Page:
stresses Fahmida as not
only is it exceptionally
high in antioxidants,
there is also evidence to
show that it can help with fat burning. “Aim
for a cup after each meal and remember, the
longer you leave the tea bag in, the better it
is for you,” she says.
Blueberries,
explains Fahmida, are
nature’s true super food. “They are packed
with phytochemicals, flavonoids, vitamins
and minerals and have one of the highest
total antioxidant capacities of any food,”
she says and the major antioxidants in
blueberries are anthocyanins which give the
berries their blue-red colour. “Anthocyanins
are believed to boost memory and brain
function as we age and work together with
lutein, also found in blueberries, to protect
the eyes from cataracts and glaucoma
and maintain healthy vision,” she says.
“They also offer beta-carotene (which
gets converted to vitamin A in the body),
vitamin E, as well as B vitamins such as
folate (which helps prevent birth defects
in babies) and niacin (which releases
energy from food), and in lesser amounts,
a number of essential minerals including
manganese, potassium, magnesium and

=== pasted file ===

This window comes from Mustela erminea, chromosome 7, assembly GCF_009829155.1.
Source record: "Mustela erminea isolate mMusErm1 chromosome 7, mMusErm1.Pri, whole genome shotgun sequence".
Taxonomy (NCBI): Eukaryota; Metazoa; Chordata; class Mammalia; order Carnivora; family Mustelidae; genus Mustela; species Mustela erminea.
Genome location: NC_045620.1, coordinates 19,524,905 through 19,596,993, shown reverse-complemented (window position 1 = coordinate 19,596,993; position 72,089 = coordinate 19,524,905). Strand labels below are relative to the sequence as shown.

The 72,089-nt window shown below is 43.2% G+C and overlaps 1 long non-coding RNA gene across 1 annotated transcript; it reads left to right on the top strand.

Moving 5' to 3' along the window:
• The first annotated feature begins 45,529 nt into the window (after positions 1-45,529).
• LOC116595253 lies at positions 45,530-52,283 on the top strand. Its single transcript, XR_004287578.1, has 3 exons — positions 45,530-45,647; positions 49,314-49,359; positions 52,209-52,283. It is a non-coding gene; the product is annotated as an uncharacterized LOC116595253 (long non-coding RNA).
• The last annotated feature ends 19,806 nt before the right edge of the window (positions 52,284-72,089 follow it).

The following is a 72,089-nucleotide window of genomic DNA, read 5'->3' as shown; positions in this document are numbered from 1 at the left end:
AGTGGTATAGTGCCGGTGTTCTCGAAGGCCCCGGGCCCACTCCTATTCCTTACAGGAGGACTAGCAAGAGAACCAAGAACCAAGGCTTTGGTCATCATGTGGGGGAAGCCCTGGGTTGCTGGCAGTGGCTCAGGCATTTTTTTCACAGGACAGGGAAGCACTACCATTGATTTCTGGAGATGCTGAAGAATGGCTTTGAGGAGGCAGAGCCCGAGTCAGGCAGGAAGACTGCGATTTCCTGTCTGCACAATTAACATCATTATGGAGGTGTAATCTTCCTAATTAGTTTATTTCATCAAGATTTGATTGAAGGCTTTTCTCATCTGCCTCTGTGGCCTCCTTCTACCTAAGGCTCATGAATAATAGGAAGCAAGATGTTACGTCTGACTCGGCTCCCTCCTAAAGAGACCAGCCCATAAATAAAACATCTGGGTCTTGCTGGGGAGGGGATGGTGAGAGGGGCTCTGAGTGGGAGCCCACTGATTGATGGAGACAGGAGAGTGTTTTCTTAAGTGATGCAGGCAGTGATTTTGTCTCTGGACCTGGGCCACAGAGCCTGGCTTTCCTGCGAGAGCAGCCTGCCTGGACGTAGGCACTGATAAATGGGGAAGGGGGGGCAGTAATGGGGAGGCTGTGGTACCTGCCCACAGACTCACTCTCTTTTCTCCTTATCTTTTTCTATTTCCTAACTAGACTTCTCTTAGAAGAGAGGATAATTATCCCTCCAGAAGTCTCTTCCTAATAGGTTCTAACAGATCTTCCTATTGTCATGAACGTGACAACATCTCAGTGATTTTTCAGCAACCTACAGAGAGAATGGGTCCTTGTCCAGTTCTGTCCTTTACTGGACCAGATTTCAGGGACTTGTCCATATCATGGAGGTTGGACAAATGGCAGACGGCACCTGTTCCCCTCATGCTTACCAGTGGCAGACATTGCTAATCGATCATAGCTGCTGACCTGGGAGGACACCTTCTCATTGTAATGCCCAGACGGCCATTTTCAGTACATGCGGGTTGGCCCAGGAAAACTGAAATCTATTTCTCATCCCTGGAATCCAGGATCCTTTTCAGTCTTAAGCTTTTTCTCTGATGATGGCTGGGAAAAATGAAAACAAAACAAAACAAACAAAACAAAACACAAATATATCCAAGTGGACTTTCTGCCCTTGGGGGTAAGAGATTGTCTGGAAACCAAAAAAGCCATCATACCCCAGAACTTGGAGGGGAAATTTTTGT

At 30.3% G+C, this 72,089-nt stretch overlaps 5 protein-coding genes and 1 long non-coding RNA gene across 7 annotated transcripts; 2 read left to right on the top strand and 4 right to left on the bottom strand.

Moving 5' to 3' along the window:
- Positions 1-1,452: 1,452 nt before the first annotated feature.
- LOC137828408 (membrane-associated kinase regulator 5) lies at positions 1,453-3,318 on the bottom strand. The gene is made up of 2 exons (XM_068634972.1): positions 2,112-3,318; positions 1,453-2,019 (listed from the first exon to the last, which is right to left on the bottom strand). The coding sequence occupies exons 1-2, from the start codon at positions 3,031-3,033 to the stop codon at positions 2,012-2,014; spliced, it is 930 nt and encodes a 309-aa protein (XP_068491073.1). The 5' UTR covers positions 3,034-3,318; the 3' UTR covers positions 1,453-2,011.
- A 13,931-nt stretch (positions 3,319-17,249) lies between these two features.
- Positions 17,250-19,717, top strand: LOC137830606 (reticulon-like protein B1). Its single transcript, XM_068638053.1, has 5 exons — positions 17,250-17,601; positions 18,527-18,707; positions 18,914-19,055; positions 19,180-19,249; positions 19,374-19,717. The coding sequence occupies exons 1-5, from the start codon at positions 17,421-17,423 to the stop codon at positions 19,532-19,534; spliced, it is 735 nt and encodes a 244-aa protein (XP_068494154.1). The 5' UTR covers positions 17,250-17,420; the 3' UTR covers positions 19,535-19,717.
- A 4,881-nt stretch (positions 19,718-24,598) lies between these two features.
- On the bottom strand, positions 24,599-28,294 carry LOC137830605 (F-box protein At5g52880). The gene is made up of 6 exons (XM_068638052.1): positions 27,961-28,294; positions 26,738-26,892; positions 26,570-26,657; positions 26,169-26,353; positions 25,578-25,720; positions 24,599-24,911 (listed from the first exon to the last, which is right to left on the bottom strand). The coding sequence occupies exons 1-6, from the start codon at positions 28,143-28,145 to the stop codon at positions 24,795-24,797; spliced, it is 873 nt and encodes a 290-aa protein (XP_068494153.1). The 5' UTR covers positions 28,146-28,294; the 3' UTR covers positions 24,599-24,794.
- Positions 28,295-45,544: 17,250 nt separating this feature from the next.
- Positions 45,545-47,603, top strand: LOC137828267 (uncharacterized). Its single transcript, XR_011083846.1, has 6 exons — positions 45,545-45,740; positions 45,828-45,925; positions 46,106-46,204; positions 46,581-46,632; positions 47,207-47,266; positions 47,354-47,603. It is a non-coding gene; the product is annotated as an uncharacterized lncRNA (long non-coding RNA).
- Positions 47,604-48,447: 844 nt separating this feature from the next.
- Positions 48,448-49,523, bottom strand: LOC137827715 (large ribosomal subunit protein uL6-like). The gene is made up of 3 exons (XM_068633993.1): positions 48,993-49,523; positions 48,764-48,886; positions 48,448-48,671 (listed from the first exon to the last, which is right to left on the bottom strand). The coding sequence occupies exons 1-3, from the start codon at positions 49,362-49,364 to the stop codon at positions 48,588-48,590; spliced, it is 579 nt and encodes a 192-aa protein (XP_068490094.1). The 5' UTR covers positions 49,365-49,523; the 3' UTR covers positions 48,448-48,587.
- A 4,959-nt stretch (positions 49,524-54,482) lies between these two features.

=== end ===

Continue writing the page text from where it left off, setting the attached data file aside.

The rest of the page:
phosphorus.”
And finally,
eggs
are another super food.
“The humble egg is actually one of the
most nutritious foods we can eat and offer
a large number of key nutrients,” tells
Fahmida, including zinc, high biological
value protein and iron as well as more
than 20 other vital vitamins and minerals.
“Enjoy one to two eggs a day as a great
breakfast choice teamed with wholegrain
bread or as a protein boost with wraps or
sandwiches throughout the day,” she says.
“Eggs have excellent nutritional value
and contain protein which is needed for
building and repairing the cells in muscles
and other body tissues.” Eggs also
supply valuable minerals
and vitamins such as
vitamin A, all 8 of the B
group vitamins as well as
vitamins D and E. “The
most important mineral in
eggs is iron and it’s found in the
yolk,” she says. “The iron is absorbed best
if food containing vitamin C is eaten at the
same meal; therefore fruit, a glass of juice or
some type of vegetable should therefore be
eaten during the same meal as an egg.”
H
Jan/Feb 2014
45